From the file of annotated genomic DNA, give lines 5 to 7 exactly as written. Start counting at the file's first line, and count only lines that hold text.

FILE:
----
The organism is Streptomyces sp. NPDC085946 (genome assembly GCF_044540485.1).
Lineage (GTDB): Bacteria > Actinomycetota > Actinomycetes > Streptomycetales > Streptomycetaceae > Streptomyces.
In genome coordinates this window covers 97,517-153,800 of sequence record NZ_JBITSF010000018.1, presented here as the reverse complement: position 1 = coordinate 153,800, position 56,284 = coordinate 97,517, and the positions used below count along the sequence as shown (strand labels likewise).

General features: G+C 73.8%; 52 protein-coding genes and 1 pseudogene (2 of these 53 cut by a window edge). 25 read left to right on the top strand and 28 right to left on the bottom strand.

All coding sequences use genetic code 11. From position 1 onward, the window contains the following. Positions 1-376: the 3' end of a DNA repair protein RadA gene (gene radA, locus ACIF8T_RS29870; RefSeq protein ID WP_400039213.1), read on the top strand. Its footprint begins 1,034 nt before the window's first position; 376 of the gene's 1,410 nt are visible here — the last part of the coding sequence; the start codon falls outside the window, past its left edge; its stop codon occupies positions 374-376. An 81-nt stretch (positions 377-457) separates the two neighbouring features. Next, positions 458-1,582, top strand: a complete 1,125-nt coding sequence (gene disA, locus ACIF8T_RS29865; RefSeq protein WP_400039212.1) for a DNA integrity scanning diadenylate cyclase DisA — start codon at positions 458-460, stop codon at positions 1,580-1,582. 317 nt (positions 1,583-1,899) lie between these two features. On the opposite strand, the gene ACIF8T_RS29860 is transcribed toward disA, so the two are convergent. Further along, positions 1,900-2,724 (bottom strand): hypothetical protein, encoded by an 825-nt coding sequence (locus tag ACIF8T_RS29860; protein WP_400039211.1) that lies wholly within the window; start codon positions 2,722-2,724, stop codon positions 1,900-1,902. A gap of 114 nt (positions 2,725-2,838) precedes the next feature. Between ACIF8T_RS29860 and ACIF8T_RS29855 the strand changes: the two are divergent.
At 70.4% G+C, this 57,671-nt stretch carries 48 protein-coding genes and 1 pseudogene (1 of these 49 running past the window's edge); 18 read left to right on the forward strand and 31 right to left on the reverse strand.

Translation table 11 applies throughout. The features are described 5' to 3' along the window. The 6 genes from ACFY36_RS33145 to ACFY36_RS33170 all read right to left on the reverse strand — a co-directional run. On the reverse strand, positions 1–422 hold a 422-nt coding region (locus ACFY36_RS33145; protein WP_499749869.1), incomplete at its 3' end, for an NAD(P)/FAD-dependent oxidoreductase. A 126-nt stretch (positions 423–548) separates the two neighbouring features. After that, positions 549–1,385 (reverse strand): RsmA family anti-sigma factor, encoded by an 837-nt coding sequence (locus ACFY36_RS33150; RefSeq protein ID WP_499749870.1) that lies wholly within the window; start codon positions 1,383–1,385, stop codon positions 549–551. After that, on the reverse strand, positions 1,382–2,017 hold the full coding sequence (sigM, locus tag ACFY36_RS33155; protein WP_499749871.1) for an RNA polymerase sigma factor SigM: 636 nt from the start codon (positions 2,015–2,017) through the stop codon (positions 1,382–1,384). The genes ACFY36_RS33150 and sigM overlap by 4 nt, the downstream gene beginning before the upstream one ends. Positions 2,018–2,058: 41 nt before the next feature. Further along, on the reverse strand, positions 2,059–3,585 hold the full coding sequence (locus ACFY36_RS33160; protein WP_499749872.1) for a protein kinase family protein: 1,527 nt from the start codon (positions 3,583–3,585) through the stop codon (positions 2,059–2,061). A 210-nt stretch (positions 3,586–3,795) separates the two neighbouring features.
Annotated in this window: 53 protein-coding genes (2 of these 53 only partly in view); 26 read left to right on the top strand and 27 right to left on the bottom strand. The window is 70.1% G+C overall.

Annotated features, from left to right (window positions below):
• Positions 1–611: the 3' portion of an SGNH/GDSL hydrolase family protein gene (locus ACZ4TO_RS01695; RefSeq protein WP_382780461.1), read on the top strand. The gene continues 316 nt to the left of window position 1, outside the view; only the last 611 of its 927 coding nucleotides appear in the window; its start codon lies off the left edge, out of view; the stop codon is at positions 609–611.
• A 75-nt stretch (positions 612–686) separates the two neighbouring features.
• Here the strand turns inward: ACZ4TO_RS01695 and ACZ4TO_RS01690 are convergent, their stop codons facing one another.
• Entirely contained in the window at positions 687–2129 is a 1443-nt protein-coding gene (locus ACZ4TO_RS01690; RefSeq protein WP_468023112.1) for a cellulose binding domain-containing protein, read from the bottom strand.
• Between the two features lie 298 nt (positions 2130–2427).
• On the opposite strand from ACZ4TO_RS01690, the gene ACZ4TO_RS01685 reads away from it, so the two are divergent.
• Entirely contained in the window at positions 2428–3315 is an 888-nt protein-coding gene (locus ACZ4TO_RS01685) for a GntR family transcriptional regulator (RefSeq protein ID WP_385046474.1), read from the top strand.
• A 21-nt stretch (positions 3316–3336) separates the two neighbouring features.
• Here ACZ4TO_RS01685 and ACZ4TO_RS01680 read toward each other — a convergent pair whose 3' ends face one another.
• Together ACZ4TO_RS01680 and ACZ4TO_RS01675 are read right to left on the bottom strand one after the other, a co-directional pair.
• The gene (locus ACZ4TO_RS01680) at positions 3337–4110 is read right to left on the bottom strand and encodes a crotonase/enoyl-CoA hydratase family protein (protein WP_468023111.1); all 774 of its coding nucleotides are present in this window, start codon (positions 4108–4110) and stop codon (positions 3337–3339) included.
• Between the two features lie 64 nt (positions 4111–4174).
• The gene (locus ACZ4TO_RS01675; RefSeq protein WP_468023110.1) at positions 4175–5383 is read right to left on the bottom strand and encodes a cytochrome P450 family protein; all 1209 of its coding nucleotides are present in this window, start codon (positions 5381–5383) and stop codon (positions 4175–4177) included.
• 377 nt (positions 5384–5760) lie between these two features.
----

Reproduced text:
All coding sequences use genetic code 11. From position 1 onward, the window contains the following. Positions 1-376: the 3' end of a DNA repair protein RadA gene (gene radA, locus ACIF8T_RS29870; RefSeq protein ID WP_400039213.1), read on the top strand. Its footprint begins 1,034 nt before the window's first position; 376 of the gene's 1,410 nt are visible here — the last part of the coding sequence; the start codon falls outside the window, past its left edge; its stop codon occupies positions 374-376. An 81-nt stretch (positions 377-457) separates the two neighbouring features. Next, positions 458-1,582, top strand: a complete 1,125-nt coding sequence (gene disA, locus ACIF8T_RS29865; RefSeq protein WP_400039212.1) for a DNA integrity scanning diadenylate cyclase DisA — start codon at positions 458-460, stop codon at positions 1,580-1,582. 317 nt (positions 1,583-1,899) lie between these two features. On the opposite strand, the gene ACIF8T_RS29860 is transcribed toward disA, so the two are convergent. Further along, positions 1,900-2,724 (bottom strand): hypothetical protein, encoded by an 825-nt coding sequence (locus tag ACIF8T_RS29860; protein WP_400039211.1) that lies wholly within the window; start codon positions 2,722-2,724, stop codon positions 1,900-1,902. A gap of 114 nt (positions 2,725-2,838) precedes the next feature. Between ACIF8T_RS29860 and ACIF8T_RS29855 the strand changes: the two are divergent.
At 70.4% G+C, this 57,671-nt stretch carries 48 protein-coding genes and 1 pseudogene (1 of these 49 running past the window's edge); 18 read left to right on the forward strand and 31 right to left on the reverse strand.

Translation table 11 applies throughout. The features are described 5' to 3' along the window. The 6 genes from ACFY36_RS33145 to ACFY36_RS33170 all read right to left on the reverse strand — a co-directional run. On the reverse strand, positions 1–422 hold a 422-nt coding region (locus ACFY36_RS33145; protein WP_499749869.1), incomplete at its 3' end, for an NAD(P)/FAD-dependent oxidoreductase. A 126-nt stretch (positions 423–548) separates the two neighbouring features. After that, positions 549–1,385 (reverse strand): RsmA family anti-sigma factor, encoded by an 837-nt coding sequence (locus ACFY36_RS33150; RefSeq protein ID WP_499749870.1) that lies wholly within the window; start codon positions 1,383–1,385, stop codon positions 549–551. After that, on the reverse strand, positions 1,382–2,017 hold the full coding sequence (sigM, locus tag ACFY36_RS33155; protein WP_499749871.1) for an RNA polymerase sigma factor SigM: 636 nt from the start codon (positions 2,015–2,017) through the stop codon (positions 1,382–1,384). The genes ACFY36_RS33150 and sigM overlap by 4 nt, the downstream gene beginning before the upstream one ends. Positions 2,018–2,058: 41 nt before the next feature. Further along, on the reverse strand, positions 2,059–3,585 hold the full coding sequence (locus ACFY36_RS33160; protein WP_499749872.1) for a protein kinase family protein: 1,527 nt from the start codon (positions 3,583–3,585) through the stop codon (positions 2,059–2,061). A 210-nt stretch (positions 3,586–3,795) separates the two neighbouring features.